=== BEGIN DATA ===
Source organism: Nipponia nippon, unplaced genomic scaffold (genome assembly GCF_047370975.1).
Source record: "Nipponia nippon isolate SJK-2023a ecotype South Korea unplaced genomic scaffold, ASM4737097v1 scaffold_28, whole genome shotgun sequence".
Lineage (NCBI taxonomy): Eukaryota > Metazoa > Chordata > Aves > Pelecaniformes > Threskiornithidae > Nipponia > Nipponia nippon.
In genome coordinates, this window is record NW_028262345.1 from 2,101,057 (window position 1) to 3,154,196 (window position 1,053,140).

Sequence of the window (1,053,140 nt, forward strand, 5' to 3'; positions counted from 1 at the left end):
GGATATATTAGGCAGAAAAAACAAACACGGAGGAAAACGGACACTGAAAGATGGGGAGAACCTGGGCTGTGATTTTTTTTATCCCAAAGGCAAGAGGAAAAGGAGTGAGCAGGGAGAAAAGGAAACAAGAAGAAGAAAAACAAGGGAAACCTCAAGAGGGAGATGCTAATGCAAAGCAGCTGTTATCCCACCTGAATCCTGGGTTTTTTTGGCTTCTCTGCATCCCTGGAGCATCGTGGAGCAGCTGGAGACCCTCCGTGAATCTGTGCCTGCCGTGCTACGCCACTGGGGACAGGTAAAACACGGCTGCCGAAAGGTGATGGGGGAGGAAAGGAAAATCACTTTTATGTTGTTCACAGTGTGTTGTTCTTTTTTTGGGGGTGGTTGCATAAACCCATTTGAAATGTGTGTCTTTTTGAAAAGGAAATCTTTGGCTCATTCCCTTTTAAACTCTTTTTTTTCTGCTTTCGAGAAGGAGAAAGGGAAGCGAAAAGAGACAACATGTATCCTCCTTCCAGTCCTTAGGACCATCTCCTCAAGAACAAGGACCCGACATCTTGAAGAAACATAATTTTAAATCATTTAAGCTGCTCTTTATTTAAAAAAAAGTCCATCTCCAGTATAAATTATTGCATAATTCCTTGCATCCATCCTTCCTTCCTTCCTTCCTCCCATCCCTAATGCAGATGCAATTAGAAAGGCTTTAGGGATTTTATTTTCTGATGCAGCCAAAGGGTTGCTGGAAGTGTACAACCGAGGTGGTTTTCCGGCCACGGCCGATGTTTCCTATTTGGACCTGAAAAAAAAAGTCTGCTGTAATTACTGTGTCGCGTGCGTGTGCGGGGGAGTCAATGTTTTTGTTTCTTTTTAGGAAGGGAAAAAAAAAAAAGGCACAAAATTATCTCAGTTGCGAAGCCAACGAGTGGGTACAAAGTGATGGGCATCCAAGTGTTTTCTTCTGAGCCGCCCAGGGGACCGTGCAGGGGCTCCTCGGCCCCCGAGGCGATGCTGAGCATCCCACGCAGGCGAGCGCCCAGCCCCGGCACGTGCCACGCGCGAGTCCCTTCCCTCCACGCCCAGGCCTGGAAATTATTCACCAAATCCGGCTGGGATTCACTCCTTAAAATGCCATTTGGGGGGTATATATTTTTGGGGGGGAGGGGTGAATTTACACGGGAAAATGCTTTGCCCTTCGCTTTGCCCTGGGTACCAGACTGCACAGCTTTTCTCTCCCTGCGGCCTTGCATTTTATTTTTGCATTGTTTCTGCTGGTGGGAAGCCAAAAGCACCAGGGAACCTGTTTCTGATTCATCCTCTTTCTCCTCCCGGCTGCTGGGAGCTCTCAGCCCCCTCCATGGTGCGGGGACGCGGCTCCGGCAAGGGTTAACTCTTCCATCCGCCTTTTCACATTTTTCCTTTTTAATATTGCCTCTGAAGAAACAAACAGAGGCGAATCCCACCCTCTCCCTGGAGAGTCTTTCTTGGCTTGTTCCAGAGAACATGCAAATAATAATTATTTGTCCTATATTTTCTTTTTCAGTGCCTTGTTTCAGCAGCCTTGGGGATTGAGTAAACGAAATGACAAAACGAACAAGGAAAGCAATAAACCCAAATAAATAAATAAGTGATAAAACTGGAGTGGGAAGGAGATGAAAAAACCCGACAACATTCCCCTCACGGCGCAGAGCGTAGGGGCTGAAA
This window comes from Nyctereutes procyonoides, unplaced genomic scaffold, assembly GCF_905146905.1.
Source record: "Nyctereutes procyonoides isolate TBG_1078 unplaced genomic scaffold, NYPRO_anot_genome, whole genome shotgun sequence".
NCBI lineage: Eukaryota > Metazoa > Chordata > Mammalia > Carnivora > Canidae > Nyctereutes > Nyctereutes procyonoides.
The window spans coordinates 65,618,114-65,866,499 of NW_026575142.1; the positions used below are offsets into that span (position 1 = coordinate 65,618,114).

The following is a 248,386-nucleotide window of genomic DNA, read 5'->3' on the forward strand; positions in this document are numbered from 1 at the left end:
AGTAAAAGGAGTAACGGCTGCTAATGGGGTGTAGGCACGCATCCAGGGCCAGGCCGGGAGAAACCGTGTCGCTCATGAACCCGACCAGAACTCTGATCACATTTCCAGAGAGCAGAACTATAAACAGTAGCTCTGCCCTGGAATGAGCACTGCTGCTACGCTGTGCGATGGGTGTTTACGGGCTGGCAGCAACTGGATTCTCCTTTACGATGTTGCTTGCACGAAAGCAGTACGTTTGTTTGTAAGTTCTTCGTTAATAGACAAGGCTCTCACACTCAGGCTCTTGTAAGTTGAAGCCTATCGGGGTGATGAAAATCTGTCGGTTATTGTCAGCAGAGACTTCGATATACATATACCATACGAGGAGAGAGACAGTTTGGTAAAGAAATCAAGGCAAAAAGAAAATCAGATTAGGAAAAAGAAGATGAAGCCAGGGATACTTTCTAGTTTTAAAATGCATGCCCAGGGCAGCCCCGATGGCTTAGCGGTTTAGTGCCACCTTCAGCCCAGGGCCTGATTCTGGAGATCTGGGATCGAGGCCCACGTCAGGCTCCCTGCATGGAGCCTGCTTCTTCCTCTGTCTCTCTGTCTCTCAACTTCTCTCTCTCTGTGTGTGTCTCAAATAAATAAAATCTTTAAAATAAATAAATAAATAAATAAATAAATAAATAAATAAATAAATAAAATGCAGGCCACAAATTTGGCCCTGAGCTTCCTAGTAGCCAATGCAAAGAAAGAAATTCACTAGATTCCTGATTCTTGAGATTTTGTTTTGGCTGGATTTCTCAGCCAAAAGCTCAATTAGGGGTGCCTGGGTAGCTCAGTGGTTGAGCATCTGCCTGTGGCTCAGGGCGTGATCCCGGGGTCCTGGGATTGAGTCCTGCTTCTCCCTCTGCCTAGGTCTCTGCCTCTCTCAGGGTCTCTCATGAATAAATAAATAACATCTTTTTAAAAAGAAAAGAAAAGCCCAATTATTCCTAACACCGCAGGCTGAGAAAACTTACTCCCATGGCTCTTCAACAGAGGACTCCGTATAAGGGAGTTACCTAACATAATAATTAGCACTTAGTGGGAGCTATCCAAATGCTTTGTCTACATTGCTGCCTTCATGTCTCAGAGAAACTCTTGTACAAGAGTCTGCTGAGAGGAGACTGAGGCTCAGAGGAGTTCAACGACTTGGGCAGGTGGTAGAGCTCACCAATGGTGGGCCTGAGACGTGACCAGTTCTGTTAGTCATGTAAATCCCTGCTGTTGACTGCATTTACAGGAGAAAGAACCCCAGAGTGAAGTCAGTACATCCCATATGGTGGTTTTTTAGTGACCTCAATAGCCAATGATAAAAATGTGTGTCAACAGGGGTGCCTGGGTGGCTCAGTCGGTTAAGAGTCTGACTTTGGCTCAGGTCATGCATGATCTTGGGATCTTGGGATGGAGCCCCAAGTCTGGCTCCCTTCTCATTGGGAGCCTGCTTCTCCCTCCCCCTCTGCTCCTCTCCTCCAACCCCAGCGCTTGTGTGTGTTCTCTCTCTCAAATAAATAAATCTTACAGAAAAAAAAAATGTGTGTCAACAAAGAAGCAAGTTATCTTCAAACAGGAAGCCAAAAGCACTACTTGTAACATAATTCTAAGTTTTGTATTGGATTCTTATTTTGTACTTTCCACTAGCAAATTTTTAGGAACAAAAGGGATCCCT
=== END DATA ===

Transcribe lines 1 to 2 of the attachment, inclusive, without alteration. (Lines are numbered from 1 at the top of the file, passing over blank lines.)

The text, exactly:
Source organism: Nipponia nippon, unplaced genomic scaffold (genome assembly GCF_047370975.1).
Source record: "Nipponia nippon isolate SJK-2023a ecotype South Korea unplaced genomic scaffold, ASM4737097v1 scaffold_28, whole genome shotgun sequence".